I recently came across this article describing the story behind Michael Jordan’s hitting his head against the backboard during his days at North Carolina. It truly is a jaw dropping video.
The more you watch it, the more amazing it is – and the legend of Michael Jordan was clearly being born. As I read through the article, I noticed a simple little comment by basketball analyst Jay Bilas; a comment that was meant to be humorous in light of this incredible video, but that I found rather interesting. He said…
“All men are created equal?….That’s a lie.”
Of course, Jay is stating the obvious. You and I can’t jump as high as Michael Jordan, stay in the air as long as Michael Jordan, and hit our heads on backboards like Michael Jordan, ergo folks aren’t created equal. Jay is on to something here.
“You can be anything you want to be, you just have to believe.” To anyone reading this article – if you ever hear me say that to one of my children, just go ahead and lock me away for a few days until I come to my senses. My children, as amazing as they are, will not be able to be anything they want to be. They won’t have the skill, the knowledge, and a host of other required things to be anything they want. God has put in each of them the skill and knowledge to do something remarkable, but not to do everything remarkable. And that is what we really mean when we say, “you can be anything you want to be” – we mean that our children have the potential to excel in any endeavor they choose, therefore, they can do everything at a high level. They just have to pick which endeavor they want to excel in and go for it. Maybe one of my kids will “want to be like Mike” as the commercial goes, but I’ve got some news for them, they aren’t going to be hitting their heads against backboards and winning 6 world titles.
So, when it comes to basketball, my kids are not equal to Michael Jordan.
The bigger problem is how Jay applies this familiar phrase. The quotation “all men are created equal” was made famous by Thomas Jefferson in the Declaration of Independence. It has since been used in a variety of ways by social and political figures and has been referred to as an “immortal declaration.” Jefferson, and the spirit of the phrase itself, has a much different meaning than that given by Bilas.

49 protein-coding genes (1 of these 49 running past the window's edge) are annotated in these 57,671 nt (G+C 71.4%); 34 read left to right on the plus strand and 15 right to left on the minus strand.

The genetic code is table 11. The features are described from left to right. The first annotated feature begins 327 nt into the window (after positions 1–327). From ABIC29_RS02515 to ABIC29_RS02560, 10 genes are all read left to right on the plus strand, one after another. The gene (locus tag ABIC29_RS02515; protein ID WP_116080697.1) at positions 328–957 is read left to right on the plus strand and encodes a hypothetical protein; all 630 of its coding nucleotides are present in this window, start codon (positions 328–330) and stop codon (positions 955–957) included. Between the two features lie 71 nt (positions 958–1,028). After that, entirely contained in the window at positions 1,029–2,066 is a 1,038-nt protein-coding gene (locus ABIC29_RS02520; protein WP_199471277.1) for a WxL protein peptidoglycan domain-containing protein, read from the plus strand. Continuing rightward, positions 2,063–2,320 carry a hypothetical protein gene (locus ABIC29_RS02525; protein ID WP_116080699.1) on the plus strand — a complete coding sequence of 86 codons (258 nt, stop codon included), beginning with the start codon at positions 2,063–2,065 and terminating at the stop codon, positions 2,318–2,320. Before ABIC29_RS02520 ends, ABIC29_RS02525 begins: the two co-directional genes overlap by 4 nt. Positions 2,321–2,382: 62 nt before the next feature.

First, Jefferson links the equality of all people with an intentional Creator. This “endowment” of certain inalienable rights is not dependent on skill or giftedness, but rather on our beginnings. We are declared equal in the greatest and most important sense of the word long before we begin to notice the development of skill or gifts. Our equality is grounded in our being – God breathing us out into his own image says something far greater than any skill we might develop or knowledge we might obtain. We have upon the moment of our birth transcended the worth of 6 world titles and eclipsed the highest highest human achievement possible – every one of us – because we have the image of God stamped all over us. What could possibly be greater? And of this privilege God has given each of us, male and female, equal share.
Second, based on our equal beginnings, we all have equal rights to pursue life, liberty, and happiness. Bilas, of course, would not suggest that Michael Jordan has a greater right to be happy and to pursue life because he can hit his head on a backboard. Nonsense. Jordan has a right to do those things because he is human, imago dei, and it just so happens that he can also play a mean game of basketball. Thus, our equality has nothing to do with skills, roles, knowledge, or gifts, and everything to do with our worth that is tied to creation. From the dust we came, to the dust we return. Equal.
Third, from a biblical perspective, “all men are created equal” reminds us of our own sinfulness. “There is none righteousness, no not one” thrusts all of humanity into the same, hellish condition – in desperate need of a great Savior. This sinfulness, common to all man, is ironically the reason why the great Declaration of Independence reeks of hypocrisy at the time of its writing. For as abolitionist Thomas Day once penned, “If there be an object truly ridiculous in nature, it is an American patriot, signing resolutions of independency with the one hand, and with the other brandishing a whip over his affrighted slaves.”
So, Jay is right that we are unequal in terms of our gifts. But that’s not what the phrase means. We are all most certainly equal in terms of our worth before God, and our worth through the saving grace of Jesus Christ. Skill vs worth. It is possible that we spend too much time fixated on the former that we fail to rest in the latter.
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